Walking tips: How using a Peloton Tread can improve health and fitness

There’s no shortage of high-profile people who rave about the health benefits of walking.

Rebel Wilson has credited it as the “simple” way she transformed her body during her “year of health”, while radio-host Chrissie Swan has also raved about adopting the daily habit.

It’s not just celebrities who swear by walking, it was widely touted by health experts as the best way to keep fit during the pandemic when gyms and fitness facilities were closed.

But as a somewhat mundane form of movement many of us complete with our eyes closed, I’d never really taken it seriously as a way to get healthier and fitter.

Don’t get me wrong, I’ve got nothing against walking. But I definitely slot into the category of an amble stroller, mostly using walking as a tool to get me from A to B.

So while I regularly hit my 10,000 steps a day, there was never any pace or urgency behind my stride.

However, my opinion has been turned on its head recently – completely by accident I might add – after I was invited to try out the new Peloton Tread.

As an established member of the fitness app (don’t judge me, I bought the bike during Sydney’s second lockdown), Peloton offered me a chance to trial the $4445 device when it launched in Australia at the start of the year.

Initially I’d resisted the offer because I live in a one-bedroom apartment – and it’s a bit of a beast.

But after having a few spins on the Tread in the Peloton showroom in the city, I began having dreams of giving Usain Bolt a run for his money. My new roommate moved in shortly after.

Very quickly, my hopes of becoming a world class runner were dashed.

It’s never been my favourite form of exercise, and I soon learned that just because there was a new top of the range treadmill at my disposal, it didn’t mean I was going to fall in love with the sport instantly.

As my expectations slunk, I decided not to let my struggles with running deter me from making the most of this incredible piece of kit.

My Peloton membership, which costs $59.99 a month for anyone with a bike or treadmill, or $16.99 for those accessing just the app, gives users access to a huge variety of workouts.

This includes HIIT and strength sessions as well as yoga, pilates, boxing and dance classes.

Through the treadmill, I had access to the brand’s “hiking” and “power walk” sessions, so I decided to give them a try.

Despite the non-confronting names, these classes were no walk in the park.

During a hike session, the incline would automatically adjust to mimic hills, which when at the tread’s maximum height was surprisingly difficult.

Though you can’t auto-set the speed to adjust itself like you can on the Peloton bike (this is for safety reasons), having an instructor calling out when to go faster really motivated me to get a wriggle on.

The power walks were equally as hard – you’d be surprised how much of a sweat you can get on when walking at pace and with purpose.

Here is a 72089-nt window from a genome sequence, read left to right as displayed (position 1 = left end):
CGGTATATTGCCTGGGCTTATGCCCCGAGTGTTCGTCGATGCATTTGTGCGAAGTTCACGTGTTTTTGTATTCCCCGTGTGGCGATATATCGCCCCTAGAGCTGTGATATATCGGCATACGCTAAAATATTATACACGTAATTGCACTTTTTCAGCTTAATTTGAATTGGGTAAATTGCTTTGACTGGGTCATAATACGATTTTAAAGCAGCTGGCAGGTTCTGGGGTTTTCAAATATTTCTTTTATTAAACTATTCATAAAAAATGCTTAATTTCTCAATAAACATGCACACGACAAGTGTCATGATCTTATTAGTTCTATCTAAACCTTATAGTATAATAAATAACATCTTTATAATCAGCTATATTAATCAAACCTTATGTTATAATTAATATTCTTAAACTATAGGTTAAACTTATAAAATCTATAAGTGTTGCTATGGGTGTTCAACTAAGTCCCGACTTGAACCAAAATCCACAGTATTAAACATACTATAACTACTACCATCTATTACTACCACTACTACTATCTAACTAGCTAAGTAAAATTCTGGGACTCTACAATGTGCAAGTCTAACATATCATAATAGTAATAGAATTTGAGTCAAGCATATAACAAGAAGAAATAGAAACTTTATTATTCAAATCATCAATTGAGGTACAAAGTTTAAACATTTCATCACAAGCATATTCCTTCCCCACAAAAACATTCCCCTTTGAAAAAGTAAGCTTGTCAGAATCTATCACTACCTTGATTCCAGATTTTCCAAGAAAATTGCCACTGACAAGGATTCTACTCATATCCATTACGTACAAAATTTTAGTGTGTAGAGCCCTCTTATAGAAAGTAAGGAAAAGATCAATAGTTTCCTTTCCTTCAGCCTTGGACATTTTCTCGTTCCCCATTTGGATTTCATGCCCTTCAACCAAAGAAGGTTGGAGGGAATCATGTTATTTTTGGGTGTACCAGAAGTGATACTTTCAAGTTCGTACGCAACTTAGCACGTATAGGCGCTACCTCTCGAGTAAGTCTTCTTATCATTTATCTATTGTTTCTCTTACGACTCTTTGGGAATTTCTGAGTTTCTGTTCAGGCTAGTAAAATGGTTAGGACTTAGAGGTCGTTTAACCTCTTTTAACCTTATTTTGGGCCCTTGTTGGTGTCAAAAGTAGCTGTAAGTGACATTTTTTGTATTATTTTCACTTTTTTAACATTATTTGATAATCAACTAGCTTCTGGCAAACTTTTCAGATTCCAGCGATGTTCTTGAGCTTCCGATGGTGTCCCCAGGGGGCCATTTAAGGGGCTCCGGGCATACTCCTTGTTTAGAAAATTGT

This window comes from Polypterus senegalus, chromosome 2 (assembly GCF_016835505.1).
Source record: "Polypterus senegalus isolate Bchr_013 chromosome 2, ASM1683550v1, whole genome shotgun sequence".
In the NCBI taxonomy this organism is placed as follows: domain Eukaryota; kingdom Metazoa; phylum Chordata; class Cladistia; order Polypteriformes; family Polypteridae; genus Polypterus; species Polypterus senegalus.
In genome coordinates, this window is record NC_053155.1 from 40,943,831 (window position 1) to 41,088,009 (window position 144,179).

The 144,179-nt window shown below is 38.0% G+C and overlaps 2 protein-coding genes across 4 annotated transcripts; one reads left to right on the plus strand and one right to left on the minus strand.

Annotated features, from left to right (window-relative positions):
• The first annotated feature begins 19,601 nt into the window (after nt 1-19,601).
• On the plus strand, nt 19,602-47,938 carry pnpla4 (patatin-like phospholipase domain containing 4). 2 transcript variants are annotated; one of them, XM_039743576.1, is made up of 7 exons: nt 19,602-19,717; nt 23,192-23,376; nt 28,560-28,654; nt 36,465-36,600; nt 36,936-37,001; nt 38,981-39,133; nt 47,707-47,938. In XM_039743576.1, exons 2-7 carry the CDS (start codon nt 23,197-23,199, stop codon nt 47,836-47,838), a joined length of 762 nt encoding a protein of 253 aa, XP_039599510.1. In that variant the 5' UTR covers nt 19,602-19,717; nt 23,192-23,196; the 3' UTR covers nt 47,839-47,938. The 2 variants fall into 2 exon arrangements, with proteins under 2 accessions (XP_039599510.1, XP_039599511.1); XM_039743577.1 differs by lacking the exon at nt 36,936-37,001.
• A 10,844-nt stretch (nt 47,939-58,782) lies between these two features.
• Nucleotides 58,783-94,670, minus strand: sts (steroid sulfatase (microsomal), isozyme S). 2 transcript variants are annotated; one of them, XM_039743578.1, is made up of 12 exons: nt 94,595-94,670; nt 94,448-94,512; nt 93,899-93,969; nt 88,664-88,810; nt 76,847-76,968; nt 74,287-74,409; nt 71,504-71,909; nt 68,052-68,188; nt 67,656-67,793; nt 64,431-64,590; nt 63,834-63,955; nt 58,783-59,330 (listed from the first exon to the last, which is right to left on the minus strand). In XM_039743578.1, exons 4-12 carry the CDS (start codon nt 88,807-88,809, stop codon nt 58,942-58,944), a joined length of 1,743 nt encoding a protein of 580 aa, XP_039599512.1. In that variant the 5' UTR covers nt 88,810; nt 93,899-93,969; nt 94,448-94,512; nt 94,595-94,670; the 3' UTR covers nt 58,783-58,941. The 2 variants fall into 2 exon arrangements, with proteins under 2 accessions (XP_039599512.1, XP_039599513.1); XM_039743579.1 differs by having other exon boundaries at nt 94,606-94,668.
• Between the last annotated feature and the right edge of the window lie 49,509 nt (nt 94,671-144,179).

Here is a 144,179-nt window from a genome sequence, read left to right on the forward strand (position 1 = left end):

Soon the classes became my go-to.

On days I wouldn’t normally exercise, I found myself on the machine. There was something mentally accessible about going for a “walk”.

Often, I’d find that a short walk on the treadmill would help me break the mental barrier holding me back from doing something a little more challenging, and I’d go to do another workout.

Going for a walk also eased the “guilt” I so often feel, even though I know I shouldn’t, on days when I didn’t have time or the energy to go full-throttle.

However, the biggest surprise came in improvements to my running, which I was oblivious to until I did a Barry’s Bootcamp class with a friend.

She’d commented on how much improvement I’d made, and asked me what training I’d been doing.

When I responded with “walking heaps”, everything clicked. This is what everyone had been talking about.

“As simple as it is, walking is a trusty faithful form of exercise that has a number of incredible physical and mental health benefits, such as stimulating the digestive system, improving sleep, reducing stress, maintain a healthy weight, improve heart health and more,” Bernadette Fahey, founder of cult pilates class Body By Berner, explained to news.com.au.

“Walking has long been heralded a ‘secret weapon’ for weight loss.

“It’s effective because it is a low impact activity, meaning you can do it daily.

“Walking is a great form of cross-training to add into your routine to compliment more intense training such as pilates, running or boxing.”

The Sydney-based pilates and fitness expert added that walking on an incline in particular with help grow cardiovascular health.

“As a rule, the bigger the incline and the faster you walk, the more muscles and energy you’ll recruit, resulting in bigger fitness improvements.”

Data on my Apple Watch supports this, with improvement on my cardio fitness recorded as increasing slowly and steadily since April, when I first started using the device.

My mind was officially blown.

I’ve been using the Peloton tread for three months now on a regular basis, and I’m definitely choosing more running classes than at the start, and can feel such an improvement.

My endurance has definitely gone up and with it, my enjoyment, too.

In the process, I’ve also managed to lose 4 kgs, which has definitely put an extra spring in my step.

Not a bad result considering I’ve not stepped foot in a traditional gym and I’ve achieved it with a simple form of movement.


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